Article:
Saturday, November 17, 2007

Oy! So Much Soy!

For quite some time, I’ve been concerned because of the amount of soy that is in much of what we eat. I read labels, and I find soy in anything from salad dressing to baby formula, and just about everything in between. There are soy products like soymilk, soy cheese, and tofu cuties (ice cream sandwiches made with soy).

Soy is fed to chickens, turkeys and cows. (Do cows graze on soy?) And, it's promoted as the miracle food to "feed the world" and "cure all health problems." Hey, if you’re in menopause – take soy!?

I’ve been researching soy for quite some time, and I’ve discovered some interesting and scary things about soy. So,instead of trying to re-write my own notes, I have decided to highlight the research from two highly respected women who’ve done far more than I have – Debbie Pearl of No Greater Joy and Sally Fallon (Nourishing Traditions). I’ve included the URLS for both of the articles I'm quoting from. I’ve purposely left out sections of the articles and I've added . . . so that you would be drawn to their sites to read what I've left out.

Of course, I am presenting only one side. For me, the evidence is "in." I don't need to be further convinced, and so, therefore I have no need to include an argument for the benefit of soy.

However, as in anything, it’s a persons individual responsibility to be informed and to do their own research. My encouragement is to NO take anything for granted. Don’t assume, that just because it says it’s "healthy" - that it is. Take responsibility for yourself and for your family.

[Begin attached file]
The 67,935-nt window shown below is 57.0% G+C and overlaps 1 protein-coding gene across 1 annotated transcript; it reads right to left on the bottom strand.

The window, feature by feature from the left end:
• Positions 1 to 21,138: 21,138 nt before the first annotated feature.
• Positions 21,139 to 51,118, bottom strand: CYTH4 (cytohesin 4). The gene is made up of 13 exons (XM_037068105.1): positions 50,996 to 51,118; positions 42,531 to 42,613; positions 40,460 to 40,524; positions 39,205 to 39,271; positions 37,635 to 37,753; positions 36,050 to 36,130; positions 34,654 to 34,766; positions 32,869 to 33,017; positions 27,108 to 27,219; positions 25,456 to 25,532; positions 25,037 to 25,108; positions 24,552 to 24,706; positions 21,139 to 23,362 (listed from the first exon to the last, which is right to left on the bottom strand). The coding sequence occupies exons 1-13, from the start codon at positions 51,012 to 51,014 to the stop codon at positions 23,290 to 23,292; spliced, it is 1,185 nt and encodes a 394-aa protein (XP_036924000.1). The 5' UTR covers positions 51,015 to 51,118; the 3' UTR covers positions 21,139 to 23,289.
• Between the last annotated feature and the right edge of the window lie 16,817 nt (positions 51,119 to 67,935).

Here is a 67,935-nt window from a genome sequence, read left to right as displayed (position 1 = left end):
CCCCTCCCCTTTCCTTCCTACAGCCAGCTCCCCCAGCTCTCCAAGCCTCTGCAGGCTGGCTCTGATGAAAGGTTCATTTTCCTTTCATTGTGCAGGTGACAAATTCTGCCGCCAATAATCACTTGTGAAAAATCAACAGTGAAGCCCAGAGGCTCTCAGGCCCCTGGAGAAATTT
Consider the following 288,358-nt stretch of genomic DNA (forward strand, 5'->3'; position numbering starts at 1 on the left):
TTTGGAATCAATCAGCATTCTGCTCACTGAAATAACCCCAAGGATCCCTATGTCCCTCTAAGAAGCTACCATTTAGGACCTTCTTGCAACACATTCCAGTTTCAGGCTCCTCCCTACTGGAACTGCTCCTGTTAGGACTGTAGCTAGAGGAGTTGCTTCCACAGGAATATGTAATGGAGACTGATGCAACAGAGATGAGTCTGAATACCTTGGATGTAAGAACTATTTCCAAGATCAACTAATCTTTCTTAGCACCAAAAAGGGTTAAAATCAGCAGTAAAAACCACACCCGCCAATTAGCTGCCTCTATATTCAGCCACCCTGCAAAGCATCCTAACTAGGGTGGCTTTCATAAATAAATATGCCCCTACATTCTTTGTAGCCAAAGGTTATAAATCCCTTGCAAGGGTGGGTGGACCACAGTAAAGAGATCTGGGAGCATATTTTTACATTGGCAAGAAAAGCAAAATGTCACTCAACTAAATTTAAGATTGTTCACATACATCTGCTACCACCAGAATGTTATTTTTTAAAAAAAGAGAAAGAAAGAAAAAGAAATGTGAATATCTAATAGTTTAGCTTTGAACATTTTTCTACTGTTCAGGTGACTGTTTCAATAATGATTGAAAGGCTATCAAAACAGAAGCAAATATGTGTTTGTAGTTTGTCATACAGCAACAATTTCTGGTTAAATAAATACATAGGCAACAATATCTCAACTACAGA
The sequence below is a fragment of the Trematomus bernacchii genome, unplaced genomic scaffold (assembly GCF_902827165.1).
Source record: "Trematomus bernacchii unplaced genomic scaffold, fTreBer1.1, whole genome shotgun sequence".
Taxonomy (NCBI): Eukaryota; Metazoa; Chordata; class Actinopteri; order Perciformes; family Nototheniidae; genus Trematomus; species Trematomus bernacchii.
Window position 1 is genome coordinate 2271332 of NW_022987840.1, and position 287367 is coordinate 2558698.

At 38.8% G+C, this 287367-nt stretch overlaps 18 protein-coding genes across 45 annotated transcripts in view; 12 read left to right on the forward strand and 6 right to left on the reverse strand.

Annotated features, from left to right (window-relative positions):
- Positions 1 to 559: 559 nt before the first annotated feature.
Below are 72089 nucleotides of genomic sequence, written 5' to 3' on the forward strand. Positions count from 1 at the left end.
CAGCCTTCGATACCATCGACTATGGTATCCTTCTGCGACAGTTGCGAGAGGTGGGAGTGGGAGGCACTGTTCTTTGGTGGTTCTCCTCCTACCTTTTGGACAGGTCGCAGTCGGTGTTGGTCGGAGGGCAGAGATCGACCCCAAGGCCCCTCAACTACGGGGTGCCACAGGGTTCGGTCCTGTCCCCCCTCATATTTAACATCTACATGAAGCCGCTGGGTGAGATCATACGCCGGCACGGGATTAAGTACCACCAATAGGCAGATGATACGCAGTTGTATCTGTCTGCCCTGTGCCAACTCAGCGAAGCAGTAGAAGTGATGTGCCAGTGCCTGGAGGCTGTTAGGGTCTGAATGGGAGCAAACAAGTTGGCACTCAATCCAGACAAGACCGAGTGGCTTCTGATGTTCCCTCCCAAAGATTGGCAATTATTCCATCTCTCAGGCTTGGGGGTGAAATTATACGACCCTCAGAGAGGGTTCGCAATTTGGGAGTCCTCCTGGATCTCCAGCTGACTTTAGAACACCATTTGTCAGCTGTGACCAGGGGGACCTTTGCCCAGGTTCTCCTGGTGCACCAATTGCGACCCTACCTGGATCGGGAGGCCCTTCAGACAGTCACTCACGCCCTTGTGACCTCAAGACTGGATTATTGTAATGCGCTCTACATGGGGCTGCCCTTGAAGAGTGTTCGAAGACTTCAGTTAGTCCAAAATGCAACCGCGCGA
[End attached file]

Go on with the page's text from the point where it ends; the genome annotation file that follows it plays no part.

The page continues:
Soy Alert by Debbie Pearl of No Greater Joy

Our BabiesPreliminary studies are indicating that children given soy formula go through puberty much earlier than children who were not fed soy products. Why? Because the phytoestrogens/ isoflavones in soy act like a hormone in the body, causing the infant to have hormones like the adult body. A 1994 study done in New Zealand revealed that, depending on age, potency of the product, and feeding methods, infants on soy formula might be consuming the equivalent of up to 10 contraceptive pills a day . . .

Little Boys
"Early puberty (caused by consuming soy products) may increase a boy’s chances of developing testicular cancer later in life, because it means longer exposure to sex hormones," said University of North Carolina researcher . . .

Allergies are a growing concern. Soy is one of the most allergenic foods in . . .

Little Girls
In 1982 pediatric endocrinologists reported that their studies indicated an increase in the incidence of breast development in girls younger than eight years of age. In the first study of 130 little . . .

And OUR MEN? A Half Helping of a Man?
What are phytoestrogens doing to the men? Researcher, W. David Kubiak reports that "...because female hormones or estrogen given to men in small quantities can quickly overwhelm androgen activity, and soy produces estrogen molecules in biologically significant amounts, it might be inferred that a steady diet of miso, tofu, soy sauce, and so on might not be best for leadership trainees or aspiring Lotharios (lovers)."